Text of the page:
It was great to see thousands, if not tens of thousands of Americans rally across the USA in support of the 4th Amendment which many Americans consider a most precious of the Bill of Rights. There were a number of Minnesotans who rallied at the Hennepin County Building Plaza yesterday. The emphasis of the rallies where to wake up Americans of the need to watch government and its doings in the collection of millions, if not billions of bytes of our personal data and to set high standards when the US Government wants our personal data.
But it is also important to “restore the 4th Amendment” on the local and state level, specifically here in Minnesota.
Many people may not know this, but we have a 4th Amendment equivalent which is in the Minnesota State Constitution. In our state Bill of Rights, it is Section 10. The 4th Amendment of the US Constitution has been interpreted by the United States Supreme Court (SCOTUS) in a number of ways which has set out limits as to what privacy means. But our State Constitution can be interpreted to give us Minnesotans more rights and protections than what the Federal Constitution does. For example:
You may have heard about roadblocks being set up with the yellow horse saws with local police stopping every car and asking to see an ID, possibly registration, but also the at the same time seeing if their may be any indications that may lead them to suspect you for something. Many times in other parts of the country roadblocks have been set up to check for impairment in driving (drunk driving), check for registration, among other reasons. The United Supreme Court in a case said that roadblocks are constitutional per their view of the 4th Amendment for purposes of sobriety checks.
But our Minnesota Supreme Court interpreted our State Constitution, Section 10, in Ascher v Minnesota Department Public Safety Commissioner in 1994 and stated that we have more protection of our privacy in certain roadblock situations which makes them illegal and unconstitutional.
Another way to “restore the 4th” is in state statute. Many of you have heard of the Jones case decided by SCOTUS last year.
The case basically says that the 4th Amendment of the Federal Constitution requires a search warrant which is the highest protection for privacy from the government when they want to put a tracking device on you car.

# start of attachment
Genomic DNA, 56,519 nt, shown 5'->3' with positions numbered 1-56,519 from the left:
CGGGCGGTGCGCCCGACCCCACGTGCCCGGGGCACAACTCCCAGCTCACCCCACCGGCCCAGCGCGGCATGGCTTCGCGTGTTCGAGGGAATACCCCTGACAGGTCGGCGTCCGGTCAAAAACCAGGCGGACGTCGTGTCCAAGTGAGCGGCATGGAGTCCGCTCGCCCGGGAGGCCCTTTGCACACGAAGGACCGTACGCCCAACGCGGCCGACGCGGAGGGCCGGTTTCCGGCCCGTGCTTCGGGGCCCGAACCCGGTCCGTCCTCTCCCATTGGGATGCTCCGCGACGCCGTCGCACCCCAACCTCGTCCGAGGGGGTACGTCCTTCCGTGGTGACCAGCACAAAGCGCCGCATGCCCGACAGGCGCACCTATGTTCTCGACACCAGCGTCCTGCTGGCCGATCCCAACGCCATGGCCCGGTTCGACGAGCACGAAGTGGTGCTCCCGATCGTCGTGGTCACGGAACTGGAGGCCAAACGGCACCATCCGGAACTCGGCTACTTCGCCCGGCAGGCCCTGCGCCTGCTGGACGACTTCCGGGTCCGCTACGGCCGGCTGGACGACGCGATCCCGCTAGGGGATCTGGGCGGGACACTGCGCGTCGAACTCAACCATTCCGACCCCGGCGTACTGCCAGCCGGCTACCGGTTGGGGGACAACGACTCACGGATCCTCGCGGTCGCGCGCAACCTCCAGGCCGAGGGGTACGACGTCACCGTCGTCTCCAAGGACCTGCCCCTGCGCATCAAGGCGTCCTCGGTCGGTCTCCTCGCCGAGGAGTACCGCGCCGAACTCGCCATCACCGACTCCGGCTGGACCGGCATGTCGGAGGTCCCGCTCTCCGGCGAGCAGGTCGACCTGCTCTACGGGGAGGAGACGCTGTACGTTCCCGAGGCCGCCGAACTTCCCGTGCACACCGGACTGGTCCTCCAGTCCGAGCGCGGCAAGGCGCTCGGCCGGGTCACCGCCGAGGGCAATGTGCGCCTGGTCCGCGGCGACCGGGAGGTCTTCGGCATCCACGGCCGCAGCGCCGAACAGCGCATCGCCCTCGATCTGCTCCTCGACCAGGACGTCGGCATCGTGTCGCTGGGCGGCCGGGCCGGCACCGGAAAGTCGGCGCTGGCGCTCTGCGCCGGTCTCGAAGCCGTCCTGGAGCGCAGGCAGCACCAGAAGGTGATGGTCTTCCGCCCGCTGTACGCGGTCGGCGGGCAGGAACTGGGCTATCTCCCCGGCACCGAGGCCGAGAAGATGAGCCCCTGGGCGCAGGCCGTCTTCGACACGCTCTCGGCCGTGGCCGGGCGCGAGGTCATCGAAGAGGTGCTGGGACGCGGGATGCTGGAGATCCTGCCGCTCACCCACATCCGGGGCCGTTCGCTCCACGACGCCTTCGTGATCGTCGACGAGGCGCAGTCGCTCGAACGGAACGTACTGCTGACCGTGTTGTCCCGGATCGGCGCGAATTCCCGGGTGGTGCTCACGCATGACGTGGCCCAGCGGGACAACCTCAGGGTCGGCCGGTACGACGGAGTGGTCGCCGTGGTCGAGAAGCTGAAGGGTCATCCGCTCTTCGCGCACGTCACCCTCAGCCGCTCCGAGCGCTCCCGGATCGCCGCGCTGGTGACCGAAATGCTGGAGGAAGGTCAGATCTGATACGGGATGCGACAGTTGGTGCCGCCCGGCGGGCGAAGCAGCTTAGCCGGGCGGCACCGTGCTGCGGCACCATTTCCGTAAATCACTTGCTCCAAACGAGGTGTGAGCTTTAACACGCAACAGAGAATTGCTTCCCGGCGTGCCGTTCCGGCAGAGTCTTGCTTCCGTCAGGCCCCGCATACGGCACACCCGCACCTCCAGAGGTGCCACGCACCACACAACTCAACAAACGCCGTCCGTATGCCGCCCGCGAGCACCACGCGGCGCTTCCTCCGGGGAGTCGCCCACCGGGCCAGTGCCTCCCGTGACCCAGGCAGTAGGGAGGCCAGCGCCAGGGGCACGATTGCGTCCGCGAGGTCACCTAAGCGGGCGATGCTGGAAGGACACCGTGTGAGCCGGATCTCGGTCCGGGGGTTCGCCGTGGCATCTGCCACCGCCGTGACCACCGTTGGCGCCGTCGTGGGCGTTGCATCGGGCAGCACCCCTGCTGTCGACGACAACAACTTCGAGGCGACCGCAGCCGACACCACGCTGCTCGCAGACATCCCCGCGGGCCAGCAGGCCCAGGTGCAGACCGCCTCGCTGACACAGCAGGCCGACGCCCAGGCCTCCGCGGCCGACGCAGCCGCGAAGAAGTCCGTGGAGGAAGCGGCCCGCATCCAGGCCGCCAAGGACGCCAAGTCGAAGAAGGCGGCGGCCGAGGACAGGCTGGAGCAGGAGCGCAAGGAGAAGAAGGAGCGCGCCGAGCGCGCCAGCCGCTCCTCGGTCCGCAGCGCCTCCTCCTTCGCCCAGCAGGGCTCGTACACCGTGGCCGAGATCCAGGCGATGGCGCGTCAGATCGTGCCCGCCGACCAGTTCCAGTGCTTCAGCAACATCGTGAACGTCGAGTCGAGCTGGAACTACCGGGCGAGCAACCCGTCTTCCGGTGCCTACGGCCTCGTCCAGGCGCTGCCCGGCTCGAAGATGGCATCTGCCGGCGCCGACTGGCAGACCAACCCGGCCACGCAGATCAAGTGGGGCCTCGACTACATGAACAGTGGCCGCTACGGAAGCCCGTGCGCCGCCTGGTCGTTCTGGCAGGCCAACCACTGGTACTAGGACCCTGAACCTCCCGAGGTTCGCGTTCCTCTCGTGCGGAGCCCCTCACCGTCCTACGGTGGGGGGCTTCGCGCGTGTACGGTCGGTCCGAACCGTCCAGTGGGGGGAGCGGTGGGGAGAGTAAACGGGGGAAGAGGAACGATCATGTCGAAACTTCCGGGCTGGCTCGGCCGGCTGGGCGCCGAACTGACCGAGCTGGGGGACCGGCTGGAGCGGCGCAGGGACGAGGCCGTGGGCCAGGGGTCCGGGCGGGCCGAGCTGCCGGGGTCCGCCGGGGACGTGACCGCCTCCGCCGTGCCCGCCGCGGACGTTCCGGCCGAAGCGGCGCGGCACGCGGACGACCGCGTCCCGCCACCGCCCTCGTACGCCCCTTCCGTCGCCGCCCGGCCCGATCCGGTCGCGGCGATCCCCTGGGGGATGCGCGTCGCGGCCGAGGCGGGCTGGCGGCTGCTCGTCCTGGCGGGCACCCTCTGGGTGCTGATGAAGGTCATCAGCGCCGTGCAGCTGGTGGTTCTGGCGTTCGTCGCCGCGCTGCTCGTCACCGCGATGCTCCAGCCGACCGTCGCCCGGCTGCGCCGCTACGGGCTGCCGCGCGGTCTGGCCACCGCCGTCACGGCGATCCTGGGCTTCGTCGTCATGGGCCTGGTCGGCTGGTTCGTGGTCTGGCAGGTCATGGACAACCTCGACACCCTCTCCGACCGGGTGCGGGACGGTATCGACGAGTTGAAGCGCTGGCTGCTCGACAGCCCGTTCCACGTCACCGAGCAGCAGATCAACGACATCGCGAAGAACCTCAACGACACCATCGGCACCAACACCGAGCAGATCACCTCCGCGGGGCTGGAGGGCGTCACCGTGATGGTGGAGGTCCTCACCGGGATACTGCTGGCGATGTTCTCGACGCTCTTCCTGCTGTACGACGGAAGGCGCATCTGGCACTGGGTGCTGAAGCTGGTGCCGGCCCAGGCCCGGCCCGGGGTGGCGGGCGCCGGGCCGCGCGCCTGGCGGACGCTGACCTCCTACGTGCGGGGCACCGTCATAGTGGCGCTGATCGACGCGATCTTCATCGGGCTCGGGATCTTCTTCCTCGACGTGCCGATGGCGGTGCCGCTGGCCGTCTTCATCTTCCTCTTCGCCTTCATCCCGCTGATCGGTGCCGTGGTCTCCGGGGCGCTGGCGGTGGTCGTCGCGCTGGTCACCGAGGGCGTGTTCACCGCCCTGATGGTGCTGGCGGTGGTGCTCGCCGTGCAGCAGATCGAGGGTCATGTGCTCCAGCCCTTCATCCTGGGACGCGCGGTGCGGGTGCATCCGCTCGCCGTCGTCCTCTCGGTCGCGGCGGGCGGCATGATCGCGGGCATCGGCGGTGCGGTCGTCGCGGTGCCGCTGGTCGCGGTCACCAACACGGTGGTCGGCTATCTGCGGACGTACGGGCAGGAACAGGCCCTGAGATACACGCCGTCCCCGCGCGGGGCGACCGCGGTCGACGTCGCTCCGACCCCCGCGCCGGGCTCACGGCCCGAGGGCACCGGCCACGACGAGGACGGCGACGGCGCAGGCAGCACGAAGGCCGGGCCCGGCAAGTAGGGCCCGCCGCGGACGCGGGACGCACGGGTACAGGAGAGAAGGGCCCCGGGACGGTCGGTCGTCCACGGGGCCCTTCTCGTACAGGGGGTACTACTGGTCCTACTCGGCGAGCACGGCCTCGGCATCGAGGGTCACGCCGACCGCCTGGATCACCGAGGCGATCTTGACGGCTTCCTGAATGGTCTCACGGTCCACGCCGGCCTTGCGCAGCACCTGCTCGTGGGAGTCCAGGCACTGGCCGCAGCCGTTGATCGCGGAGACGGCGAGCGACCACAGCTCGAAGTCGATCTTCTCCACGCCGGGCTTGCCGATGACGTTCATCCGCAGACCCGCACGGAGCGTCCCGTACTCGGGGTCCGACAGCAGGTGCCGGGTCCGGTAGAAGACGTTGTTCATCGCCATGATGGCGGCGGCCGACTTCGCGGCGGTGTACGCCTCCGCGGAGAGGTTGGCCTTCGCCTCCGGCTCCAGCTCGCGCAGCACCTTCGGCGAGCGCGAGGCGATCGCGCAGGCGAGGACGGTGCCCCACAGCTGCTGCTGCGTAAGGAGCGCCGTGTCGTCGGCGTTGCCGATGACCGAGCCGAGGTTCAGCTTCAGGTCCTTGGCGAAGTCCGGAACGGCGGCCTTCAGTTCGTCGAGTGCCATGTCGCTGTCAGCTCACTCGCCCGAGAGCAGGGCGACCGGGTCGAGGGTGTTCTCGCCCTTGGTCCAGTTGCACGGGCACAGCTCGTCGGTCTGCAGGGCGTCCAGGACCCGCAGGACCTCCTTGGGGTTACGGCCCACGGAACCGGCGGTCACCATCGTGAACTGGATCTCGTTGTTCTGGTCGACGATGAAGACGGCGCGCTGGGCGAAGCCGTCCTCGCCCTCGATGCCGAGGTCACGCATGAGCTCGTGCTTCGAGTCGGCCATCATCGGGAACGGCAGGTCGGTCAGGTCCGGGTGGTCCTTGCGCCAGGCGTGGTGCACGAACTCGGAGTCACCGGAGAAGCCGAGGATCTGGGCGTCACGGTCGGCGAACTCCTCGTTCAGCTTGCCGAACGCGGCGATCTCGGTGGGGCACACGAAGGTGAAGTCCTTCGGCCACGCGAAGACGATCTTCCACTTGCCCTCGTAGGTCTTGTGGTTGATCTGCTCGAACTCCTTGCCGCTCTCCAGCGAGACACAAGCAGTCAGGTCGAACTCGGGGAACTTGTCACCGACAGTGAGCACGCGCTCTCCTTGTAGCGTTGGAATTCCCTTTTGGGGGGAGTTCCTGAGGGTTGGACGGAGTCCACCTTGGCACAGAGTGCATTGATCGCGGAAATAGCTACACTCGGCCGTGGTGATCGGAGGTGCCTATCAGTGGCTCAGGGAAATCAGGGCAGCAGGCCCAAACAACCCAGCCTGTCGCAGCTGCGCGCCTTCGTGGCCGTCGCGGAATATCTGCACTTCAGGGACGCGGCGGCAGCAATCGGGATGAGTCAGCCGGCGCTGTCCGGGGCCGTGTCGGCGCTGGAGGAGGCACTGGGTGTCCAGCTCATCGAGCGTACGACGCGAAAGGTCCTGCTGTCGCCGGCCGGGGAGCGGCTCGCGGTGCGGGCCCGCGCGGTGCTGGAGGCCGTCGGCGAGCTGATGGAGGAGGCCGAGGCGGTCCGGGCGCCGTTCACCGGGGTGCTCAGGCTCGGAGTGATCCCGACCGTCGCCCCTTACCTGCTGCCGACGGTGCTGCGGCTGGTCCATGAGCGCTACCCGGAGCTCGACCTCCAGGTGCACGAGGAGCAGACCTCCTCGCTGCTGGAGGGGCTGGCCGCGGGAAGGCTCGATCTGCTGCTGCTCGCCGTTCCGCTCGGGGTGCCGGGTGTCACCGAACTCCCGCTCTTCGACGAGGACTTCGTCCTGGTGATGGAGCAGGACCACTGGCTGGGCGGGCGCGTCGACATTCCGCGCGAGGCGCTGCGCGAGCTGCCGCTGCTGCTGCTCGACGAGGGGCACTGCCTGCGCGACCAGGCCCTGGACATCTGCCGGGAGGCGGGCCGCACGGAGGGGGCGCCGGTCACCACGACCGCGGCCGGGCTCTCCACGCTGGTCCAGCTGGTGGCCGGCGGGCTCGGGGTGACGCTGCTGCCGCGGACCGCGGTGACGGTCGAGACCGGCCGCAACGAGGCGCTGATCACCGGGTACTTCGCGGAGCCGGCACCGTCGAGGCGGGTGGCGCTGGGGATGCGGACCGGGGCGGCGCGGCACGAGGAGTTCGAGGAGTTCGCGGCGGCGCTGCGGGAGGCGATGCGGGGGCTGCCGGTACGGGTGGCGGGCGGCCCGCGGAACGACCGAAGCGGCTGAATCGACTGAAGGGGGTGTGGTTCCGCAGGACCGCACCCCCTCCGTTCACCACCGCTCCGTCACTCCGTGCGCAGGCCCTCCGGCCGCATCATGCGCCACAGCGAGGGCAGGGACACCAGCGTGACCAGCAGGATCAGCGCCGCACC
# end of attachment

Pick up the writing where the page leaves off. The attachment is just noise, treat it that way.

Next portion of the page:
But did you know in Minnesota we were only a couple of states that had a law that protected our privacy when tracking devices are placed on cars. This came about because of work I did with Senators Randy Peterson, Gene Merriam, and Fritz Knaak, but also Representative Pugh in 1989. The statutes are 626A.35 through 626A.39 Our state statute was even cited in the briefs used by the parties in the Jones case.
I illustrate the above as examples, how we in Minnesota can restore the 4th Amendment and the protections it envisions for us in Minnesota. Whether it be through state laws at the Legislature or through the state courts we can make a difference.
There are a number of privacy and civil liberty issues that confront us immediately in Minnesota. Some are of the following:
Whether it be the use of familial DNA, the collection and use of DNA when arrested which in Minnesota you need a search warrant to get based on Court of Appeals decision which is different than the recent SCOTUS decision. (There may be attempts in Minnesota Legislature to change law to make it easier to collect DNA).
Or even how Minnesota law enforcement agencies have easy access to many of our personal emails, documents, and personal papers in the “cloud” through a simple use of an administrative subpoena or a simple court order (not a search warrant) based on a legitimate need for a law enforcement inquiry. A very low standard. There is no 4th Amendment protection for Minnesotans in some of their emails, “personal papers”, and documents when they are held by third parties in the electronic storage and communication business.
Restore the 4th in Minnesota.
Related: If we don’t let the government spy on us, why do we let Facebook get away with it? (Sheila Regan, 2013)